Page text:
Supporters of two Atlanta light rail projects - the Clifton Corridor and the Atlanta Beltline - have made their voices heard during public comment on two transportation plans.

Atlanta transit supporters speak out for two projects

Supporters of two Atlanta transit projects are making their voices heard as agencies develop transportation plans for the region’s future. 

In recent weeks the Atlanta-Region Transit Link Authority has been soliciting public input for a transit plan for 13 metro counties. Last week the agency’s planning committee heard a summary of public feedback on the plan. 

Support for MARTA’s proposed Clifton Corridor light rail line was a major theme of the public comments, the committee learned. The proposed line would stretch four miles from MARTA’s Lindbergh station to the Emory University/Centers for Disease Control and Prevent Area. 

Betty Willis, a senior associate vice president at Emory, said the transit line would provide better access to tens of thousands of jobs to people across the region. 

“We have so many job opportunities for people of all skills and education levels,” Willis told The Atlanta Journal-Constitution. “People who can’t afford to live in the (Emory) area – this would make for such easy access.”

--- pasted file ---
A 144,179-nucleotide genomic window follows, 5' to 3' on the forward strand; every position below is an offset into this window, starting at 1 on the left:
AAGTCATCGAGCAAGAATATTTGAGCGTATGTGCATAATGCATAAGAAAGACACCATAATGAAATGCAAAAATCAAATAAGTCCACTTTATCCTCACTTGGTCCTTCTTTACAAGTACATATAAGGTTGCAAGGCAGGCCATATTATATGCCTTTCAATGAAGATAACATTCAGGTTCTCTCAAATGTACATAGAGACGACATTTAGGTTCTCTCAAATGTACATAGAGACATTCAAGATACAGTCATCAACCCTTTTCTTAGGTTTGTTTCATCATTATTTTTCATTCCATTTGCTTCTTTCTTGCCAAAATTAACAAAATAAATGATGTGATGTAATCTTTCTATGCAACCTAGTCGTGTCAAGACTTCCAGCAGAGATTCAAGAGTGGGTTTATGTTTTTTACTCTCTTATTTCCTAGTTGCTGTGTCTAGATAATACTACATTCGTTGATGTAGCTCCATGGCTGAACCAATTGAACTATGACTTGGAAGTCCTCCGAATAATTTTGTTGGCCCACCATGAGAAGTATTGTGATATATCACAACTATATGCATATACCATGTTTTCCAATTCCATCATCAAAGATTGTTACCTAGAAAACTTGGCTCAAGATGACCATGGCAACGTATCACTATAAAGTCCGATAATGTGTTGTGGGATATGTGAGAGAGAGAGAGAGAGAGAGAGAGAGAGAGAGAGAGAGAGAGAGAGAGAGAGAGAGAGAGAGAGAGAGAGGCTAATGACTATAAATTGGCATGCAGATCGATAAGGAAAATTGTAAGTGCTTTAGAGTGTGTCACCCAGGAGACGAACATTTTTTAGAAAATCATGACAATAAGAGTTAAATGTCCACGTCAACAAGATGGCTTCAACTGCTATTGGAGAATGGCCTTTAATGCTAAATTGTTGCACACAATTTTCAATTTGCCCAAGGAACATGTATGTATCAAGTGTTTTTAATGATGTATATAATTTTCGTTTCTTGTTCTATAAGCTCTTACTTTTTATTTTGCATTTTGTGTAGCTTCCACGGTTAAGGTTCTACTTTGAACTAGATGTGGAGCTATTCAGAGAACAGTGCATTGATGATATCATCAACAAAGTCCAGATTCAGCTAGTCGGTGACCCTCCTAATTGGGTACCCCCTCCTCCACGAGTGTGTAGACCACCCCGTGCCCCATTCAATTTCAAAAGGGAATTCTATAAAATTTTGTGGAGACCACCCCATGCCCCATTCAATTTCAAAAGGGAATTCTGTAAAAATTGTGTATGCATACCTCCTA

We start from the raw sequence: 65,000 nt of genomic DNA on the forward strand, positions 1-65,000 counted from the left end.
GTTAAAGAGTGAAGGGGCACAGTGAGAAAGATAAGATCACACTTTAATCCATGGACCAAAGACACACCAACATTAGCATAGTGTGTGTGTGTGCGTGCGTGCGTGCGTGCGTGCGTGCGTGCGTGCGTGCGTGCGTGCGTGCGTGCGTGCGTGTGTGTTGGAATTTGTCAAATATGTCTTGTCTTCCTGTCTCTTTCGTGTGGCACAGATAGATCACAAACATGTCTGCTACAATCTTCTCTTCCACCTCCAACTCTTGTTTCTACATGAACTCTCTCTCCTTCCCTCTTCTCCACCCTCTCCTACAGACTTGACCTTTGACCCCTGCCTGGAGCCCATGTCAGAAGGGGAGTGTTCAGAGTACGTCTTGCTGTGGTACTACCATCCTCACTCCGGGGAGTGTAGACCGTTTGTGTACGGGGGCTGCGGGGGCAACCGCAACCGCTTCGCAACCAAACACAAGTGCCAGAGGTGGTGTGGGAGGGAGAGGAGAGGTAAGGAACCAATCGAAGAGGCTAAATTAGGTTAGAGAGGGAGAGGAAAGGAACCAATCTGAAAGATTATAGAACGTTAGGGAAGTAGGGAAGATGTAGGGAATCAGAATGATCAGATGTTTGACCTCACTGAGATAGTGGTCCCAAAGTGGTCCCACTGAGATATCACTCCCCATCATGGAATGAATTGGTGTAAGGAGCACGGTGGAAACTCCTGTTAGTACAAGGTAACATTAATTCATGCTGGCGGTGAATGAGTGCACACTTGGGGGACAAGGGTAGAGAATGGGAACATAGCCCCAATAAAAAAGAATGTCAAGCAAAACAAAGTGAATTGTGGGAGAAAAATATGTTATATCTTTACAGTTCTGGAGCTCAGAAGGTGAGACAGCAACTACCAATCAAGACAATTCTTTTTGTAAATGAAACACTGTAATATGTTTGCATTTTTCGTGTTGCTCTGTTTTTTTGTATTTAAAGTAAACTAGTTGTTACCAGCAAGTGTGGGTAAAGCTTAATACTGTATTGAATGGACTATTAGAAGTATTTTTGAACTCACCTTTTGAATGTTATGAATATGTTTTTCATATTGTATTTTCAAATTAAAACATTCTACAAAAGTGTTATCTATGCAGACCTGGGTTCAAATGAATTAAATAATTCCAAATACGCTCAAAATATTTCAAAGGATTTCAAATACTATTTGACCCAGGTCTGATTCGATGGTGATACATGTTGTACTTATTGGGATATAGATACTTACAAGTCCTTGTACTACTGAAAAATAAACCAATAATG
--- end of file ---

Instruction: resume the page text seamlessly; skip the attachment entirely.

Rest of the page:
The authority is expected to approve the $27.4 billion transit plan on Friday. 

Meanwhile, another agency – the Atlanta Regional Commission – is soliciting public input on a larger $173 billion transportation plan, which includes hundreds of road, transit and other projects. Supporters of the Atlanta Beltline – a proposed 22-mile light rail loop around the core of the city – are making their voices heard. 

Matthew Rao, co-chair of the group Beltline Rail Now, said more than 200 people have e-mailed the ARC to express support for the project. They want the agency to pressure MARTA to speed up its proposed timeline for construction of the Beltline. 

Under the existing timeline, the first segment of the Beltline would not be completed until 2028, with other segments to follow through the mid-2040s. Rao said trains should be operating on the first segment within three years, with much of the rest completed by 2030. 

“We think that’s possible,” he told the AJC. “That’s not about putting something in the plan that’s not there. It’s about shifting priorities.” 

That’s not likely to happen unless MARTA changes its own plans. 

You can learn more about MARTA’s timeline for the Beltline, the Clifton Corridor and other Atlanta transit projects here.

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About the Author

David Wickert
David Wickert
David Wickert writes about transportation issues for The Atlanta Journal-Constitution. He previously worked for newspapers in Washington state, Illinois...